Drudgery to Strategy—A Statistical Metamorphosis

A strategy of experimentation can point you toward success

by Lynne B. Hare and Mark Vandeven

Think back to your Stats 101 course. You entered the first session laden with apprehension—induced by survivors’ horror stories—and your worst fears were confirmed. Early on, the professor said, "OK, boys and girls, today we’re going to discuss t-tests and confidence intervals." And you sat there thinking you’d rather visit the dentist.

Tools and occasional toy (artificial) problems characterize many introductory statistics courses. To be sure, the professors are gifted, enthusiastic lecturers; many have great humor and human kindness in their veins. But still, the class dealt with statistical tools suitable for fixed occasions.

At semester’s end, you knew about a bunch of tools you could resurrect if the right occasion ever arose.

It never did.

There’s no getting around the fact that statistics is a difficult subject. The thinking is different from that of many other disciplines: It acknowledges uncertainty, whereas others profess determinism. It runs counter to everything we are taught in algebra: "Solve for x, a fixed but unknown quantity."

Further, statistical applications require following mathematical formulas of which there are relatively few in political science, English, history or philosophy. Even pure mathematics claims closure (not always true), which is absent in statistics. The semester usually ends before the professor scratches the surface. And because the first semester lacks a happy ending, many students are reluctant to proceed to a second.

On the rise

Over the last two decades, we’ve noticed statistical stock is rising at some companies. They may be in the minority, but some top executives have begun to see statistics’ strategic value.

We believe this occurred because those executives witnessed very positive (read: dollars to the bottom line) results, especially when scientists and engineers used statistical methods to guide projects from highly uncertain project beginnings to solid, successful and sustainable products and processes. To their internal statisticians, executives are saying, "I want more of that. Make it happen."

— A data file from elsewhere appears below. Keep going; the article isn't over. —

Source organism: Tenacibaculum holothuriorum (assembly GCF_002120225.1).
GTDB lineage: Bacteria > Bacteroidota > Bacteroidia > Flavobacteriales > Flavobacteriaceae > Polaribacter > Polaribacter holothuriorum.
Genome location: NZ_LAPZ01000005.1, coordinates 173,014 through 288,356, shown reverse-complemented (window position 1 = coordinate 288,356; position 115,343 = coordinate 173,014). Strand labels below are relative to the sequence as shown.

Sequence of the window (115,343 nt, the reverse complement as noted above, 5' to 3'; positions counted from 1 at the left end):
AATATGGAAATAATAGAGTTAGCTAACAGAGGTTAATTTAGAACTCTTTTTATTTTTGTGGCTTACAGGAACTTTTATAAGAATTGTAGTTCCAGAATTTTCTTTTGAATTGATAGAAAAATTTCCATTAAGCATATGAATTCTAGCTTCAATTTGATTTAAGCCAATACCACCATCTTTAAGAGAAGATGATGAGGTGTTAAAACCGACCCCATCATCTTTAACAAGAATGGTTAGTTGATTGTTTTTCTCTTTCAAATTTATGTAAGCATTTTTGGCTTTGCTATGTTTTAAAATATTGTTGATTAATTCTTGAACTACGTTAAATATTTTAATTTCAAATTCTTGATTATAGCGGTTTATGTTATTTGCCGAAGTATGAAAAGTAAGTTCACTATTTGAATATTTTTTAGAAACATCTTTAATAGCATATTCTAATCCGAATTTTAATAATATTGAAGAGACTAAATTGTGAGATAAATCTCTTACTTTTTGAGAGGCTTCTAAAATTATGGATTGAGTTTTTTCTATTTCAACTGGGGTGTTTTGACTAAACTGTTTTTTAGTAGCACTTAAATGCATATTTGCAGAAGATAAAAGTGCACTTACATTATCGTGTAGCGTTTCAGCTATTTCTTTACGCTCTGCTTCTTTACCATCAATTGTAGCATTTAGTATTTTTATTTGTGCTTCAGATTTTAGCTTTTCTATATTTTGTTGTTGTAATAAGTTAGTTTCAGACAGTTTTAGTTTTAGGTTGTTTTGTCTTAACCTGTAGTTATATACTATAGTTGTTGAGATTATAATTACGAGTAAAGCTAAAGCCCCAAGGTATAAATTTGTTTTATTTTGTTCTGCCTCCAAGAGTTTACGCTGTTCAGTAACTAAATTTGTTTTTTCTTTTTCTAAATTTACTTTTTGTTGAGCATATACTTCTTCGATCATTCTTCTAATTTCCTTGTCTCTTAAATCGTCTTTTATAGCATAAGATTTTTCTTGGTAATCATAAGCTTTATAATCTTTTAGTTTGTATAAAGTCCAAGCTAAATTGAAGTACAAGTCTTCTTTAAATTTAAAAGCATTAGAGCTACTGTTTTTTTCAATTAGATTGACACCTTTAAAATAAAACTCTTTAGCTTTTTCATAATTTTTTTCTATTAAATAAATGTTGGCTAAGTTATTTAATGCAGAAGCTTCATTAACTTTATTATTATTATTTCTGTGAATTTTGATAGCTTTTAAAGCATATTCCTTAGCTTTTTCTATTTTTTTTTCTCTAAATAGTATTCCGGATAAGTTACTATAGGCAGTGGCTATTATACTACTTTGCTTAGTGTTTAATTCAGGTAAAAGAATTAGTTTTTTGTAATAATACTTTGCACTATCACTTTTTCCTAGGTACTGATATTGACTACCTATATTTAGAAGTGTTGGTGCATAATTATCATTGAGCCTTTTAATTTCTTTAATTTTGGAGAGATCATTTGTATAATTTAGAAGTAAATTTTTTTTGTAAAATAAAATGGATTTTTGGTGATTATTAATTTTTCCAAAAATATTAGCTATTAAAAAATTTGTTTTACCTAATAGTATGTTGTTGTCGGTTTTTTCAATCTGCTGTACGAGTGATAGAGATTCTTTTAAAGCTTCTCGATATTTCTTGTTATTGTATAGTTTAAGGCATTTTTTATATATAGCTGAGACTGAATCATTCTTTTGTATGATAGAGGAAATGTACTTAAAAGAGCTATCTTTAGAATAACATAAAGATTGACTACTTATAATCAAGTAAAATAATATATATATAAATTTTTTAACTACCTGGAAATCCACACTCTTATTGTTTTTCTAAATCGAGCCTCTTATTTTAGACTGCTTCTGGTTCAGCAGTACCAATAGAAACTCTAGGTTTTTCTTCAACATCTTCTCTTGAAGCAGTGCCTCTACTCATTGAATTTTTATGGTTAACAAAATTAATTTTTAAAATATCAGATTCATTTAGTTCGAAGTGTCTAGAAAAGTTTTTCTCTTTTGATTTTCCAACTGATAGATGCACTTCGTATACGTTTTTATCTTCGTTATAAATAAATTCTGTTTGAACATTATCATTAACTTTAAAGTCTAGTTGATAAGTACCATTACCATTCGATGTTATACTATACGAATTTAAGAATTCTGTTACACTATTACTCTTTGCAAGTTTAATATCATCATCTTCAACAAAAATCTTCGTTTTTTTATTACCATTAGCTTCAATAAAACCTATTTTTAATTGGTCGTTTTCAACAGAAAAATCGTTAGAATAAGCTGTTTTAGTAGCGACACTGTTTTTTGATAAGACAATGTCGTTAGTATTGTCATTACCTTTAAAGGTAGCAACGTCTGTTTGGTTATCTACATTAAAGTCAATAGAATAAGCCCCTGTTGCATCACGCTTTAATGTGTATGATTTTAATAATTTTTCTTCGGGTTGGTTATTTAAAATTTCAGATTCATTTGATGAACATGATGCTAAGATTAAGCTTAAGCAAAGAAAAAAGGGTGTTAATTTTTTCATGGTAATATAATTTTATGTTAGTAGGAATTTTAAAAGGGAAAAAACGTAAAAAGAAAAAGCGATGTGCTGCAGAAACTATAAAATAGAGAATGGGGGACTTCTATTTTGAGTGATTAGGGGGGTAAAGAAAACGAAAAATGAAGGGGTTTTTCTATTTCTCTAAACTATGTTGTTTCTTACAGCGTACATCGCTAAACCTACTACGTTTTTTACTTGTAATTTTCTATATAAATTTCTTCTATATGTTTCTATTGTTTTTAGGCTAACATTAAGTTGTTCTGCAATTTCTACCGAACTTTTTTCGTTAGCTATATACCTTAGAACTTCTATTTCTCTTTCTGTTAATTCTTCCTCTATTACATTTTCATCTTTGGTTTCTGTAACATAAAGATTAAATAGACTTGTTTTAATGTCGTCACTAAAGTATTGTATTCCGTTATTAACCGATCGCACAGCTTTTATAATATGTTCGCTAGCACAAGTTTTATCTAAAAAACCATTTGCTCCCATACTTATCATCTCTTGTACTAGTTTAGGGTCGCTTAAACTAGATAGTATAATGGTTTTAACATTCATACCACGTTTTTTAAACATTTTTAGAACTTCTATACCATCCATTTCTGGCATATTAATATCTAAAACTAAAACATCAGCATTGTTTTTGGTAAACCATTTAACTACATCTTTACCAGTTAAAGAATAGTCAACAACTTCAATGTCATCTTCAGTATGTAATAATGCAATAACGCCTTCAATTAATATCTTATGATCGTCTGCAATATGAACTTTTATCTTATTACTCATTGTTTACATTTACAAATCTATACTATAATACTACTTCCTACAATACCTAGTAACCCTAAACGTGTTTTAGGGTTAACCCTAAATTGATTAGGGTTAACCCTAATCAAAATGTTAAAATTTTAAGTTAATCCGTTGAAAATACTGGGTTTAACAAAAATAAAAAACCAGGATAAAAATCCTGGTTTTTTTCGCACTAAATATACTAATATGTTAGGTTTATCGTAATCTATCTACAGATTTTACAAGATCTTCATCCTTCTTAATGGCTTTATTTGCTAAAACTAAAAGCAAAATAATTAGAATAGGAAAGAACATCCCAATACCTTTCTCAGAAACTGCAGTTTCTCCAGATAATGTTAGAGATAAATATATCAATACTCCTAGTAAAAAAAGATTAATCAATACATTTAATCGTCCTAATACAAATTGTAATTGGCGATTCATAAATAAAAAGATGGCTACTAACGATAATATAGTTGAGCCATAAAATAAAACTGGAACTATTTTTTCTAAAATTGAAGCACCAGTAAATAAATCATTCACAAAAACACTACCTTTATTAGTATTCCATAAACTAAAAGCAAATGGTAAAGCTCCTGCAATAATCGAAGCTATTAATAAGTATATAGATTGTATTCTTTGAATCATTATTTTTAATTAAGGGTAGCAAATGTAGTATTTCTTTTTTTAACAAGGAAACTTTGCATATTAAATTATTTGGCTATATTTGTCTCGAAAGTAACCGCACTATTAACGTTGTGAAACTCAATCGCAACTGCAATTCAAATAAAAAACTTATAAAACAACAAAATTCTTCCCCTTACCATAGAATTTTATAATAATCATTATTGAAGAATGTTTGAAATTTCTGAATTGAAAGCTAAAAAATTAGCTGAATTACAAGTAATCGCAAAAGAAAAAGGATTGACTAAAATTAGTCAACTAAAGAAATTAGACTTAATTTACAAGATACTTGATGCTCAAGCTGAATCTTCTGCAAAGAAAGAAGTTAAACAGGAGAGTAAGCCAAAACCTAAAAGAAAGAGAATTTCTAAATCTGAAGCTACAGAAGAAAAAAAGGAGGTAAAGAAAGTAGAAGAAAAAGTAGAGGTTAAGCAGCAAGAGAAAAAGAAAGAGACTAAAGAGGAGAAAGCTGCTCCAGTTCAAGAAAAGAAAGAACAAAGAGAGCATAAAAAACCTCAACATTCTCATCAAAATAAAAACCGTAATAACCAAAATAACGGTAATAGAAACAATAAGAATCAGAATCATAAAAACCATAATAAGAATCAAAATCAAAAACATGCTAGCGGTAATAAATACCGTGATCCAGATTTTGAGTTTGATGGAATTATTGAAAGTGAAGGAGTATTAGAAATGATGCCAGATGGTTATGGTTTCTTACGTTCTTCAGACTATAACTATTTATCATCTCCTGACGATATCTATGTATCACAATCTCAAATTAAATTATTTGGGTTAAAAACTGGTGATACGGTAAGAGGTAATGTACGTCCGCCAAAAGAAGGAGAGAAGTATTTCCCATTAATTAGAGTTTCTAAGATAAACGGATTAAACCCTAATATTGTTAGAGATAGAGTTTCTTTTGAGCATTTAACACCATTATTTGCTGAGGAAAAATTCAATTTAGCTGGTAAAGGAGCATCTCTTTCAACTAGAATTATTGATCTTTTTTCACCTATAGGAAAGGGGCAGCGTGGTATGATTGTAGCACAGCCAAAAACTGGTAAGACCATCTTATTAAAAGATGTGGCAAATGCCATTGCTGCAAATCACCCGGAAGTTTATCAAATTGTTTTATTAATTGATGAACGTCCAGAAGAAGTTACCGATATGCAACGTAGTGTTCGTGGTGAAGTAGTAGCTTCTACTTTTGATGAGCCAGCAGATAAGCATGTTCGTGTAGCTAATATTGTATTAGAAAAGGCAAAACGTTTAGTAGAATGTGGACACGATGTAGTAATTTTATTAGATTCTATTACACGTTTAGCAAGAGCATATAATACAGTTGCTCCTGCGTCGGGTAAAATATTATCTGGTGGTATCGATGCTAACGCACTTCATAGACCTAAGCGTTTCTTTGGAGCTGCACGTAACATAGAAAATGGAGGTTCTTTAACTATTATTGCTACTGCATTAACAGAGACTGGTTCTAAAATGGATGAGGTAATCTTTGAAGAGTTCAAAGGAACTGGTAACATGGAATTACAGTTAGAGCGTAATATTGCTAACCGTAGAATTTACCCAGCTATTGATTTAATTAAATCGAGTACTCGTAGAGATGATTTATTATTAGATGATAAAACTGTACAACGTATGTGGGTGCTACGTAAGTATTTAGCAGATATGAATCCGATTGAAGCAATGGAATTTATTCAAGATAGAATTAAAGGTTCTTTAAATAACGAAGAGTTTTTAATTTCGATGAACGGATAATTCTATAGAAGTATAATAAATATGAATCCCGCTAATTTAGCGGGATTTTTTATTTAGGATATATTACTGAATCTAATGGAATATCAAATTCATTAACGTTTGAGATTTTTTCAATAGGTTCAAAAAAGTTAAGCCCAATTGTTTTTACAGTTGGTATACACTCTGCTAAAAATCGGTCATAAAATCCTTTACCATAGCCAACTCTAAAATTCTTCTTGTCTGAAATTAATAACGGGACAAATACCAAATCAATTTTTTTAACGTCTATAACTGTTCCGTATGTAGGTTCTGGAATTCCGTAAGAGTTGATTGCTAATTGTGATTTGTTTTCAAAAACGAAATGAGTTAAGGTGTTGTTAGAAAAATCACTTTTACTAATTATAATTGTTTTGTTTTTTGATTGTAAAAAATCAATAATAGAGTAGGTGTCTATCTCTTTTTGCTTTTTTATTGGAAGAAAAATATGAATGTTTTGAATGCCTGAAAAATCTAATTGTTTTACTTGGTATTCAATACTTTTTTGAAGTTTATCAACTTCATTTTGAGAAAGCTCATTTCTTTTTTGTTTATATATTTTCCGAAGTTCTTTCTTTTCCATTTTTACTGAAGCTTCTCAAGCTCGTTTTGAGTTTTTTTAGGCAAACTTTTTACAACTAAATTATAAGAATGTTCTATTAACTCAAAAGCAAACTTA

"Egad," says the internal statistician. "Now what do I do? All that my colleagues learned from their statistics course was not to take another one. The only statistical methods they use come at the end of a project, when they compare the new prototype against the current product. And now I have to change the organizational culture so people not only use the methods, but also use them upstream in the development process for guidance. I’d rather visit the dentist and have root-canal surgery!"

Well, this is not an appeal for long lines at dentists’ offices. Positive results can emerge from some lessons learned, if only by osmosis, in Stats 101. An appeal to intuition reduces resistance to the notion that the t-test used to compare a sample mean to some hypothesized value is analogous to signal-to-noise, for example. Build on this to show that a reduction of noise makes it easier yet to hear the signal. Build on it further to show that the test can be expanded to compare two sample means as in Stats 101, chapter 3, but it’s still signal to noise.